You link to your most important pages from other pages on your site. Internal links help determine page rank since they show which pages of your site are most important. The more links you have to have to a page, relative to other pages on your site, the more importance search engines will assign to it.
You use keywords in your link text. When you create a text link to another page on your site, use that page’s targeted keywords as the text for the link (inside the anchor tags that create the link). Make it as descriptive as possible. For example, a link that says “Premium Customized Widgets” is much better than one that says simply “Product Page”, and indicates to search engine spiders what that linked page is about.
Your site doesn’t use frames. If possible, don’t use frames on any page you want to get indexed by search engines. If you feel you simply must use frames for a page, then also make use of the “noframes” HTML tags to provide alternative text that spiders can read (and make that text descriptive rather than just a notice that “This site uses frames etc. etc.”).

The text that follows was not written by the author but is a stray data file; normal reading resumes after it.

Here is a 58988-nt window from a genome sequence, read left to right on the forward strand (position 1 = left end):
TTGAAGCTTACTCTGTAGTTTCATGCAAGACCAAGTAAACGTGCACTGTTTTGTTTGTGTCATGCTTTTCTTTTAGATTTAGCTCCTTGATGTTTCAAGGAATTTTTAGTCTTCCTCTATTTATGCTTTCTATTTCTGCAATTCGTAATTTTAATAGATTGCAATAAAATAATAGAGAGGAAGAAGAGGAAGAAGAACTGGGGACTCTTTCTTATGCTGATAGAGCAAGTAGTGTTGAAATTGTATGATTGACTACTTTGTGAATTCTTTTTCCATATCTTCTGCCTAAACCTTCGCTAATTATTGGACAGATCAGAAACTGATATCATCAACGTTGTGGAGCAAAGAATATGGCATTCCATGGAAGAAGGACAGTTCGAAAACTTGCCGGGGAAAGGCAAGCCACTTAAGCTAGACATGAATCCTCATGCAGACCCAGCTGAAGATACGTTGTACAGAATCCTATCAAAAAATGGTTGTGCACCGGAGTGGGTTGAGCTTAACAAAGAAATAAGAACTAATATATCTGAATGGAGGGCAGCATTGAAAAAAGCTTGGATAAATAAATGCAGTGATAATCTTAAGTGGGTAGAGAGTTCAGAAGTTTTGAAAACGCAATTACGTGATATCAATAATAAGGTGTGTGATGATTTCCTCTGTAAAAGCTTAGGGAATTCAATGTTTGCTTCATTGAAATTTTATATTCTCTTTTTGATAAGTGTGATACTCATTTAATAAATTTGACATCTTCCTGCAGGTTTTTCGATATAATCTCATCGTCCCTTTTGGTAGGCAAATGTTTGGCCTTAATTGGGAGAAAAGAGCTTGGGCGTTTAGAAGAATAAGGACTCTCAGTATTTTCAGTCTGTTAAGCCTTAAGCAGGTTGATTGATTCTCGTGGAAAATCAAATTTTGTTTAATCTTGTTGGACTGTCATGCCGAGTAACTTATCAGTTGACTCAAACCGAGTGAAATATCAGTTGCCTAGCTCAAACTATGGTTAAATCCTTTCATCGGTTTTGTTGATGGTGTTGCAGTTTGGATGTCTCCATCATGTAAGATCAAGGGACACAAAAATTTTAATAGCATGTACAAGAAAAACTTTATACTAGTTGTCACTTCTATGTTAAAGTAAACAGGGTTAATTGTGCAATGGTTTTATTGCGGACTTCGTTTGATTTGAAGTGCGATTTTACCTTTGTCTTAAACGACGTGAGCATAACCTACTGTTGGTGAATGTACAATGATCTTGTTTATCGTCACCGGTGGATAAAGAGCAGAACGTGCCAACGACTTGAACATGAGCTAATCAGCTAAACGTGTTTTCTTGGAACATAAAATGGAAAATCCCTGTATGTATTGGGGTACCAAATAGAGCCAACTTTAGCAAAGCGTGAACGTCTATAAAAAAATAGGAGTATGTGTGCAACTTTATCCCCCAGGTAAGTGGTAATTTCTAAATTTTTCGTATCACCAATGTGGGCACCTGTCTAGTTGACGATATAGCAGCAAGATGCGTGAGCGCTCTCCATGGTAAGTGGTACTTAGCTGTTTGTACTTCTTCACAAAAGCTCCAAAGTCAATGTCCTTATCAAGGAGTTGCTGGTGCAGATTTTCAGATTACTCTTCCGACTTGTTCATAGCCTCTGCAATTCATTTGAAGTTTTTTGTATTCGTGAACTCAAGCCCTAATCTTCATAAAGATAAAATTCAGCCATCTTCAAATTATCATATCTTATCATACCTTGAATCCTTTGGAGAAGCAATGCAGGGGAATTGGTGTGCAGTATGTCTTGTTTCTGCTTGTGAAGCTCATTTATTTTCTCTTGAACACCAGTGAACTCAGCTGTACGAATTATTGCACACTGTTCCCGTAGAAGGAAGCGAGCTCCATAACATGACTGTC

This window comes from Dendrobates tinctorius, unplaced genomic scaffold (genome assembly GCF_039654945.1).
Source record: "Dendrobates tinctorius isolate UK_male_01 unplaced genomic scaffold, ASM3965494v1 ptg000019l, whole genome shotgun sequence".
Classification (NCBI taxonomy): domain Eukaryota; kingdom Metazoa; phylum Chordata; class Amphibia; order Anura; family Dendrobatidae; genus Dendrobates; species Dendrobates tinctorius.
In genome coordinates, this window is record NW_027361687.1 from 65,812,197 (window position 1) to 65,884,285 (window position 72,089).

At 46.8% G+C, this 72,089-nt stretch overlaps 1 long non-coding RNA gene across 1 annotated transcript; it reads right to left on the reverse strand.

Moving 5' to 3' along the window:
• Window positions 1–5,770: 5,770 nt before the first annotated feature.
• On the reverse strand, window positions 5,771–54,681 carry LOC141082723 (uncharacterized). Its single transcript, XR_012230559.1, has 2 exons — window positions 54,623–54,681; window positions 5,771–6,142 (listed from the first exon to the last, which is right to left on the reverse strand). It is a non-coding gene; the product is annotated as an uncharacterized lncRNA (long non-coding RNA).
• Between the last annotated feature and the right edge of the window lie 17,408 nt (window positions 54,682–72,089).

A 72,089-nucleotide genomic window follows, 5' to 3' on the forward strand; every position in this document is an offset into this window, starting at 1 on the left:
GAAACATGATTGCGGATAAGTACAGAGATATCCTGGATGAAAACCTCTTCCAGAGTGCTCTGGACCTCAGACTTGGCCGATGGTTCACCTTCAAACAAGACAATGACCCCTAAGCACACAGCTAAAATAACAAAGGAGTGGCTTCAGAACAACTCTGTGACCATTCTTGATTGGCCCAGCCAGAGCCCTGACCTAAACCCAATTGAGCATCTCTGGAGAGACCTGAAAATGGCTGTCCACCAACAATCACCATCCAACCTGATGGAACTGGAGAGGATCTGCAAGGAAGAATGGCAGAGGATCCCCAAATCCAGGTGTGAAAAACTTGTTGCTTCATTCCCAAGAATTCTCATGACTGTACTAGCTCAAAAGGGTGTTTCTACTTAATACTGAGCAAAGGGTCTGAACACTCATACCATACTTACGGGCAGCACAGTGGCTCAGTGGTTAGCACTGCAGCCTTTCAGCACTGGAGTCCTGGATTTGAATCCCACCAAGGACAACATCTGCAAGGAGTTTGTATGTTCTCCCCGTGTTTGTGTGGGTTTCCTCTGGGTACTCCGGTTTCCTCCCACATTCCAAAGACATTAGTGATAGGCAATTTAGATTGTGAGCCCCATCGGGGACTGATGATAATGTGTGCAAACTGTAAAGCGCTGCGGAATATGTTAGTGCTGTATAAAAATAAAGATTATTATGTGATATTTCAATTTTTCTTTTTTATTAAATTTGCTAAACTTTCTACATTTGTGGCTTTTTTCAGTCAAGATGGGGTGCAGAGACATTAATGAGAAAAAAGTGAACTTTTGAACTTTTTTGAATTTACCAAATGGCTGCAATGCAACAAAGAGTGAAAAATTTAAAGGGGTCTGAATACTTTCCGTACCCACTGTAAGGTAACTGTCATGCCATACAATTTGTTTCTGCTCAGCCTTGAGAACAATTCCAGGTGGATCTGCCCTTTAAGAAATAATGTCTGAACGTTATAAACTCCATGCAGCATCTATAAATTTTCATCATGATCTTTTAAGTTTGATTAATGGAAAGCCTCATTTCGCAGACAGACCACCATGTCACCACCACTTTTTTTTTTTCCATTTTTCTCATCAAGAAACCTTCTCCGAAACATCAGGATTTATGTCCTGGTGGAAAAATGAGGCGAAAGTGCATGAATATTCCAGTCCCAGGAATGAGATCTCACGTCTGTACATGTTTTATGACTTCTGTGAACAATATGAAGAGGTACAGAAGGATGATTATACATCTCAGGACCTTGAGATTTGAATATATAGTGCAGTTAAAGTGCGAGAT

You don’t use automatic page redirects. Don’t make any pages automatically redirect the visitor to another page (the exception is a page you’ve deleted for good – in which case you should use a “301 redirect”, a permanent redirect which is acceptable to search engines).
Your important content is in plain text and not contained in images. Search engine spiders can’t “read” content in JPEG, GIF, or PNG files. If you really feel that using an image rather than text is crucial to your design, at least put the same text in the image’s “Alt” tag (or in the “title” tag if you’re using the image as a hyperlink).